What is Concurrent Supply Chain Planning?

Concurrent Supply Chain Planning

Concurrent supply chain planning has become increasingly popular as of late within the industry, but what exactly is a concurrent supply chain planning method? Furthermore, why should you use one?

Let's take a closer look at what concurrent supply chain planning actually is and the benefits it can bring to any supply chain that is struggling with planning due to a lack of visibility.  


Connectivity is a must

Connected end-to-end, concurrent supply chain planning keeps all links and parallel links within the supply chain, from finance to sales, marketing, planning, and execution, from strategic plans to tactical plans... all interwoven.

In turn, this connectedness leads to real-time visibility and data being provided to all involved in the movement of products throughout the supply chain.

Rather than sequential supply chain planning, where data and materials move sequentially from company to company, or team to team, concurrent supply chain planning allows information and data to flow simultaneously in many directions. This method allows for infusing the entire supply chain network with up-to-date data to increase rapid and finely-tuned preemptive decision making. 

Constant data streams input from every point- clients, partners, suppliers, and so on means all links in the chain are immediately privy to any updates, changes, or gaps in planning. Doing so allows for pivots and shifts when and where they’re needed. This means concurrent supply chain planning is more responsive, flexible, and ready to troubleshoot at the drop of a hat.  


Visibility increases collaboration and streamlines planning

In an increasingly globally interwoven and volatile market, supply chains that can react quickly to solve problems are the ones most likely to weather the ups and downs of fluctuating volumes. As 2020’s global pandemic clearly illustrated: the ability to adapt to changes quickly is vital for survival.

Concurrent supply chain planning allows for teams with different functions to share data, making informed changes that all other teams can see and understand the impacts of immediately, and adjust accordingly. Allowing inputs from sales and marketing teams, along with finance teams to lay out long-term plans and goals, while inputs from other teams, like suppliers, customers, and partners create shorter-term plans and lay out execution plans.

Approaching planning with this method is more holistic, making supply chains function faster and more collaboratively.

In traditional planning methods, functional teams operate separately, making understanding impacts one team’s decisions have on another’s performances or outputs difficult to track. Using these methods, it can take extended periods of time before data is analyzed in each department, and shared with the planning teams or management, who then have to analyze the data sets and attempt to understand the root of a problem.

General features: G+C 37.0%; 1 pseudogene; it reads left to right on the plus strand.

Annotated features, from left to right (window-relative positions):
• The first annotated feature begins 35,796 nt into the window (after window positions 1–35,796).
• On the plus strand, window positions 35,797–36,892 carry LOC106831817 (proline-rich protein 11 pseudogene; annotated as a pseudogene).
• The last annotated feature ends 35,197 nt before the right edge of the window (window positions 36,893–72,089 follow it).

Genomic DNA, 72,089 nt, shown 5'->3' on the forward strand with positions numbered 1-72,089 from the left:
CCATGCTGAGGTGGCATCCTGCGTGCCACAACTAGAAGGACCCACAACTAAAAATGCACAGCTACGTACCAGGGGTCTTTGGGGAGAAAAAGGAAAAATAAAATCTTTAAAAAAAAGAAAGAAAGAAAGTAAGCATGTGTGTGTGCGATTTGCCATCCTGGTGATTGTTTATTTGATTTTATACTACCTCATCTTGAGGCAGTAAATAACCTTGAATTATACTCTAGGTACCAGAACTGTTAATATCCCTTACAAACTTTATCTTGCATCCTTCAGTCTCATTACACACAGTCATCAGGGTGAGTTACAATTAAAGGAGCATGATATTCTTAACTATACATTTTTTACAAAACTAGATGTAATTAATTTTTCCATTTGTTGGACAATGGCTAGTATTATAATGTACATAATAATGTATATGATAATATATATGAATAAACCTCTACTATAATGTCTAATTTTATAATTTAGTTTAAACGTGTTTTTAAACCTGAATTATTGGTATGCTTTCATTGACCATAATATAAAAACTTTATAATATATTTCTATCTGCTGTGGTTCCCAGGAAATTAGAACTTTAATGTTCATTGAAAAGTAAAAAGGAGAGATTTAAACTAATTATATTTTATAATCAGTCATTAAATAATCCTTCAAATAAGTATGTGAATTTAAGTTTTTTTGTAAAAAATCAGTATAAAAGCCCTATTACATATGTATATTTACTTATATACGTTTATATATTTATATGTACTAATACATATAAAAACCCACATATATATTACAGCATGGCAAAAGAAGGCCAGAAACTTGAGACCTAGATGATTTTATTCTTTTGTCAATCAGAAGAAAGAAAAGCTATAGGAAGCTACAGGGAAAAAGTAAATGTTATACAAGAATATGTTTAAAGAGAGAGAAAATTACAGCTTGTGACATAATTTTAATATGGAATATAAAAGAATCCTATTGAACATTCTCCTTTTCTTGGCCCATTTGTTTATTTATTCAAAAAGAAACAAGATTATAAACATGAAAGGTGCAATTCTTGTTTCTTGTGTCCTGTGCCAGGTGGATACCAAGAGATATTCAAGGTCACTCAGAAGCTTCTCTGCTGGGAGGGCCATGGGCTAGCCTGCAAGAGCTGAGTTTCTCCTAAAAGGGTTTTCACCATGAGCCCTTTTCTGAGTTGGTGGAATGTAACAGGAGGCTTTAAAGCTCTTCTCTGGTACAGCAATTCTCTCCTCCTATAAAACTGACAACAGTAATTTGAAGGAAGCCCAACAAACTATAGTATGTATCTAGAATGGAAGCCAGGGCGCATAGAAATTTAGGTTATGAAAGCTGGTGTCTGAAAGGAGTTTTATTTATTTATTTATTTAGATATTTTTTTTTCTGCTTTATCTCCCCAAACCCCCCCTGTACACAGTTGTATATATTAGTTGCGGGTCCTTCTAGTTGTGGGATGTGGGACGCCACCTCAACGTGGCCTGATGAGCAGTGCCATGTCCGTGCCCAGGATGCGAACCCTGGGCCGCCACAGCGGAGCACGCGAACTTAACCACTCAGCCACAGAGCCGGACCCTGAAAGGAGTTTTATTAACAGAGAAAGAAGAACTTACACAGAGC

In contrast, with concurrent supply chain planning, all teams share information, allowing snags to be dealt with at the moment rather than compounding problems for weeks while trouble spots are worked out. Concurrent planning allows for lower risks, less waste, and better overall visibility.  


Get rid of the information silo

Another benefit seen with this strategy is the ability to synchronize schedules- allowing operational plans and weekly or monthly manufacturing plans to be connected in a meaningful way, essentially becoming one plan with multiple decision-making windows.

When there is tight synchronization of both operational and planning data, integrated business plans can become more precise and realistic, leading to more responsive supply chain planning. Responsive supply chains that don’t rely on carrying an excess of inventory is a difficult problem to solve- but with concurrent supply chain planning the ability to more precisely and accurately integrate data from various teams takes a step in that direction.

This method of planning is a direct response and an attempt to solve the myriad of challenges present in supply chains and their ultimate need for responsiveness at every point along the way. Information silos can no longer exist for businesses to thrive and remain flexible.

Cross-functional collaboration is trending in all areas of the supply chain and logistics industry, and concurrent supply chain planning is yet another facet of this trend toward more integrated processes.    


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